Cardboard Kaiju Session 2
During this session Albert Park Flexi School will play test the cardboard kaiju game. the Men's Shed will continue to make the cardboard city as well as design a a 3D sign for a billboard
The Plan: 22nd November
- Meet Albert Park group in the foyer and give them a run down of the plan to play test the game in the auditorium space.
- Men's Shed down in the Fab Lab hot-gluing the buildings together
- Any Men's Shed guys who are interested in using their laser cutter and design skills can design and cut out a 3D sign for the billboard building
Have already constructed buildings near the cutouts that need to be constructed as a reference point
Hot glue guns
bowl of water and wet cloth (just in case for burns)
long rulers (for folding)
Computer for design
There were 10 community people in the space for this session. Lots of hands on deck! The Men's Shed guys got into a real flow of constructing the buildings and stayed from 10-2pm! An extra 2 hours! One of the guys worked on the computer to design a billboard (coffee shop) as well.
The Cardboard Kaiju game has influences from U-G-O by Michael Daniel, based on Yu-Gi-Oh, the collectible card game. See the rules here.
During the game prototyping and play testing session we ran into many obstacles, mainly derived from differences in opinions and preferences in regards to enjoyable, simple game play. To overcome these kind of time-sinks its important to, as a facilitator, make a decision as to what to go with and push for testing of it, acknowledging that if the idea doesn't work you will revisit the other options. It was essential to take notes, confirming what was written down and moving on. Breaking down the game in Player, Kaiju, Board/City was very helpful and breaking it down even more would be even better.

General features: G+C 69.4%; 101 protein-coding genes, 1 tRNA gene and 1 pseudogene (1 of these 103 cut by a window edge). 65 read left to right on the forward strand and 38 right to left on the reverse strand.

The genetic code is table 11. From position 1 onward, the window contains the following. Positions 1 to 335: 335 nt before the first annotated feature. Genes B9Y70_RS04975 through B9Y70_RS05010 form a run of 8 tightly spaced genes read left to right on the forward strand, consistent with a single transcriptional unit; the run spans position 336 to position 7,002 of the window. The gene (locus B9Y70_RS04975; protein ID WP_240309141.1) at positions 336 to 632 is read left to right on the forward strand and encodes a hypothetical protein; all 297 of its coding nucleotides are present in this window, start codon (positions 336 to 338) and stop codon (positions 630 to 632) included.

It's OK to come to the session with several ideas or models, as long as there is a genuine decision making process behind each of them.
Developing a game is an iterative process and requires much play testing, with outsiders not only the developers or the same group of people. Therefore it is more important to test and tweak, rinse and repeat and not solve every problem before your first test. Have someone write down the different solutions to each problem and highlight the one you are going to be testing. Keep notes during the play tests and review them afterwards, discussing fixes, tweaks or gameplay changes. The list should be shorter the more you test but there is no hard rule, something you won't notice until playing a few times. Besides, a game is never truly finished, there is always more to add or tweak.
Many ideas might seem good to start with but there is no way to know until it is actually tested properly, no matter your experience. Successful game studios make dozens of prototypes before settling for one that will be chosen for production, so don't be afraid to start over if it doesn't make sense. Don't force it. We had a backup game just in case this wouldn't work.